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    (Original post by Coffeetime)
    It's not like I'm writing an autobiography. I'm just stating what got me interested in the course. But I will definitely keep your advice in mind.


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    Look in the personal statement library on here and see how other people have opened theirs, it should help
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    (Original post by Solivagant)
    Look in the personal statement library on here and see how other people have opened theirs, it should help
    I have. Haha. I just recently changed my mind on the course, and I'm finding this much easier than with what I originally was going to apply for.


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    I read one real one which started something like:

    "My father is a railway porter and my mother does cleaning part time. I would like to study Mathematics at Trinity College, Cambridge. "

    Certainly gets the interest levels up right off the bat.
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    (Original post by Old_Simon)
    I read one real one which started something like:

    "My father is a railway porter and my mother does cleaning part time. I would like to study Mathematics at Trinity College, Cambridge. "

    Certainly gets the interest levels up right off the bat.
    Hahaha. Clever of them.


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    (Original post by PythianLegume)
    Honestly, the admissions tutors don't care about your childhood. They want to know why you're interested now, not why you were interested as a child.

    Admissions tutors have heard every opening before. Unless you've led a very interesting life, you're not going to impress them with an opening sentence. You can simply start with 'I am interested in [subject] because...' and still produce a personal statement that's stronger than 95% of other ones.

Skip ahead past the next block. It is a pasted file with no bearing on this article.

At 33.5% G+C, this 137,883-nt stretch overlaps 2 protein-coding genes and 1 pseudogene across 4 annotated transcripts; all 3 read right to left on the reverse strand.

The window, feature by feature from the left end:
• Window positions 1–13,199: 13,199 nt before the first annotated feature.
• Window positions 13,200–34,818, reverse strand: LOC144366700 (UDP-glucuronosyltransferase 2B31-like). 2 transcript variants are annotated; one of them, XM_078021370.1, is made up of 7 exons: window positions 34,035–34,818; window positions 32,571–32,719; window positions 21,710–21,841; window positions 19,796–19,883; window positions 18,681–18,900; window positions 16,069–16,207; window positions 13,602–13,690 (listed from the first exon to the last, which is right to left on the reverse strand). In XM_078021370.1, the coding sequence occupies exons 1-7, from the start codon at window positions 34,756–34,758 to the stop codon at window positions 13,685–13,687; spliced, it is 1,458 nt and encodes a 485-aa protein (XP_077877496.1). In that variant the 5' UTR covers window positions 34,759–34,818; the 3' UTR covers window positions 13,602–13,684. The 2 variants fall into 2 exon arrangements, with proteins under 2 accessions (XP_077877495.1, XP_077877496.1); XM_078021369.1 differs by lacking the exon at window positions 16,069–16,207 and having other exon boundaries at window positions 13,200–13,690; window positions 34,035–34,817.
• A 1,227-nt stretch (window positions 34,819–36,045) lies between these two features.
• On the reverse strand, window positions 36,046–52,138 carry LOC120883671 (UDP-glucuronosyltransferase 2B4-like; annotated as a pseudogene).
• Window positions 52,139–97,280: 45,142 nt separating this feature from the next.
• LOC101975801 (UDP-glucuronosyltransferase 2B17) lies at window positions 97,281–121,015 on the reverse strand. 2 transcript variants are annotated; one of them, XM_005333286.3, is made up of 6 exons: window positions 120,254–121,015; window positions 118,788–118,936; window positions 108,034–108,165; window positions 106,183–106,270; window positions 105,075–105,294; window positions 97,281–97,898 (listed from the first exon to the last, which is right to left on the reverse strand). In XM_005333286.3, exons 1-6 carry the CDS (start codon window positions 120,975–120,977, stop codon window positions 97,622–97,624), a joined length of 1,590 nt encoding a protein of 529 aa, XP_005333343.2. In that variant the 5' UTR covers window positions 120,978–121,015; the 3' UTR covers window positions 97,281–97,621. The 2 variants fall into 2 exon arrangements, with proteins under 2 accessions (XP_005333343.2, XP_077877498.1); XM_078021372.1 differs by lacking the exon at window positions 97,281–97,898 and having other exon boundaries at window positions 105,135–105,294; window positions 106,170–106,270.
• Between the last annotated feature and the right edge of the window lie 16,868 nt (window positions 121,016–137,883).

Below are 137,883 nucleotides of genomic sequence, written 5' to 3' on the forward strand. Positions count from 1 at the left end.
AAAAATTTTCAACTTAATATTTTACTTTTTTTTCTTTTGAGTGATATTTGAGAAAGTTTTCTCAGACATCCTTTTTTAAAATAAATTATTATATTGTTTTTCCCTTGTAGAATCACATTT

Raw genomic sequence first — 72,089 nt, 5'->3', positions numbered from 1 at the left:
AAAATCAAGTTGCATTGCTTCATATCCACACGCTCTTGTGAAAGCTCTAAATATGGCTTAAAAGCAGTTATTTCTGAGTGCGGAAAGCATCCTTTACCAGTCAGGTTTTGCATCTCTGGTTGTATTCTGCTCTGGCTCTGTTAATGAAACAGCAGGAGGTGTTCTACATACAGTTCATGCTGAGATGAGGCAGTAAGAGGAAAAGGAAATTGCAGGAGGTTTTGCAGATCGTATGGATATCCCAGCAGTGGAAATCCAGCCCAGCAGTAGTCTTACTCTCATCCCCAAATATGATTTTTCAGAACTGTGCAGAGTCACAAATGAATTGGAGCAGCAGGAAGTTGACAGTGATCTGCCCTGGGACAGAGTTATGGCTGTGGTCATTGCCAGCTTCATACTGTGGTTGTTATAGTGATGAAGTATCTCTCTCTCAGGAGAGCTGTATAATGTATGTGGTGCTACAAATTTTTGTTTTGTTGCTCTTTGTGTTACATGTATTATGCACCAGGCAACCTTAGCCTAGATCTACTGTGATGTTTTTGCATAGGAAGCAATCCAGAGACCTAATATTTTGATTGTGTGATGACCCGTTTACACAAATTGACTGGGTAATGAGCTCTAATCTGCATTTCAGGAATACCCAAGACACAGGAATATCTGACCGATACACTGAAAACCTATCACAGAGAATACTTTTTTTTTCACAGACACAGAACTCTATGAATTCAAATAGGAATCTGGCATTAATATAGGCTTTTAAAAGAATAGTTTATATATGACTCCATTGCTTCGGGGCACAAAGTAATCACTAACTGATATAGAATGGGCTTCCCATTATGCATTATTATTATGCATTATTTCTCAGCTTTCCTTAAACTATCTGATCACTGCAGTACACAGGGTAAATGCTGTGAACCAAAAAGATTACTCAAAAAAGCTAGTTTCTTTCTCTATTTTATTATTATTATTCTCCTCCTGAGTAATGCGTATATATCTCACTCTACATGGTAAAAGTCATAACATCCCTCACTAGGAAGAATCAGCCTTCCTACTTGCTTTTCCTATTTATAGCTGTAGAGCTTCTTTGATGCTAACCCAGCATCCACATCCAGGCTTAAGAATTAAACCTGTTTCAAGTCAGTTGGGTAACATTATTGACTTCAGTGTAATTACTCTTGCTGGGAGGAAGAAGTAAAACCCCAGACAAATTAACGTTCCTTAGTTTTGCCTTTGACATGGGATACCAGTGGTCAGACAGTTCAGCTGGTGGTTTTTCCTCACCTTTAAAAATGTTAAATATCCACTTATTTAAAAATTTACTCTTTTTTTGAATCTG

This, this, this. So much this.
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    (Original post by golden tribe)
    what do you do you think of starting with a quote from a famous economist or a question
    Hiya

    I'm on UCAS Adviser training this week and we spoke about this yesterday.

    They advised that admissions tutors don't necessarily object but this kind of thing is very common place, it's not original in the slightest!

    If you use any kind of quote it needs to be absolutely relevant. You need to think very carefully about using your characters up on this - is it really necessary? Is it original? What are you trying to get across by using the quote in the first place.

    The key piece of feedback from Admissions across the board to UCAS is that they want to see evidence in your PS that you are able to critically engage with the subject you wish to study.
    In more detail they want to see that you are able to apply your learning and take it that one step further, that you are managing your learning and broadening your knowledge and then able to reflect upon this. Ultimately let them know that you know your stuff!

    When you review your first PS draft read it from an admissions tutor perspective in mind. Why will they find what you have to say interesting.... will they care! Relevance, knowledge and passion is important - it's a very delicate balance.

    Most importantly - be you! I always write so much more eloquently when I'm writing truthfully about what is important to me or what I care about. It sounds very cheesy but be your authentic self, just write down whatever comes to mind, get it all down and then start to edit.

    UCAS also gave us these tips:

    - PS needs to have evidence of student having researched what it is they want to study